Should I mist my orchid(s)?
I wanted to write a quick blog about my favorite Haws copper mister (shown above) and realized that the topic of misting an orchid is super controversial. Apparently there is a huge debate, “to mist or not to mist?” People seem to think that getting an orchid wet will kill it.
I want to start by asking a question, “What is the natural environment of an orchid?” Answer, “A jungle, a RAIN forest.”
I have never been to a rain forest but I have seen enough Discover Channel shows to imagine what they are like; humid, hot and rainy. So I imagine that these orchids can’t dodge the rain and moisture that daily surrounds them. I have never seen my orchids move but maybe mine are just sluggish:)
Orchids are naturally designed to have their leaves funnel rain and humidity down to their roots. Based on this information, if orchids were indeed killed by getting wet then we would literally have no orchids in the wild.
There is no difference, in the actual plant, from an orchid being grown in the wild and in our homes. I think that we should look to nature when growing plants. We should ask what their natural environment is and give them the closest thing to it.
My orchids love a good misting, especially on hot summer days and dry winter days!!
Note: make sure that water does not pool in the base of the leaves while you are misting them. This can cause rot. You can take a dry paper towel and dip it in the leaf base to soak up any pooling.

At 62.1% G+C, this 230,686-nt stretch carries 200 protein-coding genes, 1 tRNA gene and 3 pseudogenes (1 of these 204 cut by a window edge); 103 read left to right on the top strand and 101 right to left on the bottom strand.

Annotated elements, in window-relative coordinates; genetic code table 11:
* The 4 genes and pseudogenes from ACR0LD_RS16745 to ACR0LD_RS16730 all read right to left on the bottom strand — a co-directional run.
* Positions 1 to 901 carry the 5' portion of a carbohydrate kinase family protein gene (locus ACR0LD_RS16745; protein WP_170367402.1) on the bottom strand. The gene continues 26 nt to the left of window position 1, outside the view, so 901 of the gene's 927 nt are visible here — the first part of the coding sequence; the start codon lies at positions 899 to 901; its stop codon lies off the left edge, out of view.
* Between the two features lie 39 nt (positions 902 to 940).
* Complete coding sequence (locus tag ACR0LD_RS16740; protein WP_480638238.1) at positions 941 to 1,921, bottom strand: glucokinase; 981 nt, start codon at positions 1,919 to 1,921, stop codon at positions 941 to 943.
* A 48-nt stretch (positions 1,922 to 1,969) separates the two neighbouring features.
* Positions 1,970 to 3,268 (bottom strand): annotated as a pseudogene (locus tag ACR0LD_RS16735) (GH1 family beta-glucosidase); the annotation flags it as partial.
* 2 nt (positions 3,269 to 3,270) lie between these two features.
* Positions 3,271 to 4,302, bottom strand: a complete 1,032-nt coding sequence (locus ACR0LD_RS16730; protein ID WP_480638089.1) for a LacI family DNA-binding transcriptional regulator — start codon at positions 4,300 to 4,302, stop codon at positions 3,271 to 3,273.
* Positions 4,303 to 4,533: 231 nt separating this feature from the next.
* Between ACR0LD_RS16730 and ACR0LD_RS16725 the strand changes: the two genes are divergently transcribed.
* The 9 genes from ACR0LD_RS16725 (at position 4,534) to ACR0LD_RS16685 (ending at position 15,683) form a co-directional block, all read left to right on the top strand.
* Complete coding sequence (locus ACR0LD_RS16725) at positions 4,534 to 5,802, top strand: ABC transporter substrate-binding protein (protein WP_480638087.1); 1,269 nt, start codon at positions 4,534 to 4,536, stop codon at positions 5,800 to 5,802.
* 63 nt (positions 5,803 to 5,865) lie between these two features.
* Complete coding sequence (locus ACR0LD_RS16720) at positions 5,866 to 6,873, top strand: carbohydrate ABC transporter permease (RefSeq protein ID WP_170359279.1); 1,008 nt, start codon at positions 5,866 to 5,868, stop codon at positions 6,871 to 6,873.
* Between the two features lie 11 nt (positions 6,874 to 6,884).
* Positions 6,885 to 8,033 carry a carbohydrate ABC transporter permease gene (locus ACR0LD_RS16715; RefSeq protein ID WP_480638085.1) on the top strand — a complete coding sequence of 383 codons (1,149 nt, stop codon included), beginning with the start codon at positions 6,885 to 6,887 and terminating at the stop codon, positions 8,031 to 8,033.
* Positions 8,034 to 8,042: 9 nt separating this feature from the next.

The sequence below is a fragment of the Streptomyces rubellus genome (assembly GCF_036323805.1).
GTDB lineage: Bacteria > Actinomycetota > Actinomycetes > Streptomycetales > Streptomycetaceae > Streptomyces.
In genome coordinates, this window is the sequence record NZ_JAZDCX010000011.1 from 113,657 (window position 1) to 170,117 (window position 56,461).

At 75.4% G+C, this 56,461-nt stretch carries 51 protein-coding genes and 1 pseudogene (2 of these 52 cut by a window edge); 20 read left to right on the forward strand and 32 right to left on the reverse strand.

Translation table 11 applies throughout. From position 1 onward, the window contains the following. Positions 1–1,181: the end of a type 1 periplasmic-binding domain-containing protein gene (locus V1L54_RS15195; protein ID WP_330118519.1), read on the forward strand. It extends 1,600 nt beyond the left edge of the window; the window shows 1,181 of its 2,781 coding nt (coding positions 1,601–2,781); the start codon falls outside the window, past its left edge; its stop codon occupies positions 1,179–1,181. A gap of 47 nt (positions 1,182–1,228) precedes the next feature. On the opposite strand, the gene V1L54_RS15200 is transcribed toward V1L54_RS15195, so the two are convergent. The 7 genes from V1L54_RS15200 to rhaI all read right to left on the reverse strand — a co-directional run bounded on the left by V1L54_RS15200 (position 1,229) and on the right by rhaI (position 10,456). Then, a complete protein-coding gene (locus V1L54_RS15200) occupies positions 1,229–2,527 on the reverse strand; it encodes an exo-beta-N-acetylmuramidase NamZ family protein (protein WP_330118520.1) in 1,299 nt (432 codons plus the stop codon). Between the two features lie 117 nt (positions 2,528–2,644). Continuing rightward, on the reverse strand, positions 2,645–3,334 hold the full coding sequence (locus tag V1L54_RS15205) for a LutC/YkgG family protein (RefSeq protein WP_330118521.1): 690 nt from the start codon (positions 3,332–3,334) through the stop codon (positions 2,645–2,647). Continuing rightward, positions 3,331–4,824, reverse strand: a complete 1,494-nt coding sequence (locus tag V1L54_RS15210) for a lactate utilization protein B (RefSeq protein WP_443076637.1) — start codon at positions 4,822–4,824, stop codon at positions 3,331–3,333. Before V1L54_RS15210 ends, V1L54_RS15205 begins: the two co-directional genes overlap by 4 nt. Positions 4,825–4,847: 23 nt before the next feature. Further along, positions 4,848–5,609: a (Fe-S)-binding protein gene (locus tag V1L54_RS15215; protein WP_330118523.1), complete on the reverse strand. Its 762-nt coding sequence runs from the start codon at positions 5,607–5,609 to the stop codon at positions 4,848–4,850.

Back to the my favorite mister you can get it at my favorite site, rePotme (click here) and it’s not that expensive ($28.15). In their words, “Our spectacular looking Haws-built brass mister is as functional as it is good-looking. Small in size, but amazing in the mist punch it delivers. We like to mist our orchids and houseplants generally, but those on mounts and in baskets really cry out for regular treats of fine mist and humidity on their roots and leaves. This high quality misting tool does the job efficiently and easily without being too heavy when full and without requiring constant trips to the sink for refilling. Until you use it, it is hard to explain how far a tank goes on the relatively small (light) reservoir of water it holds. The pump action is smooth, the spray pattern is full and the atomization is perfect. Comes complete in a handsome gift box and is ready for use right out of the box. Beautiful brass makes it a conversation piece when not in use!”
Hope that Helps,
Feel free to leave comments or questions here and you can always email me at firstname.lastname@example.org with pictures of your orchid.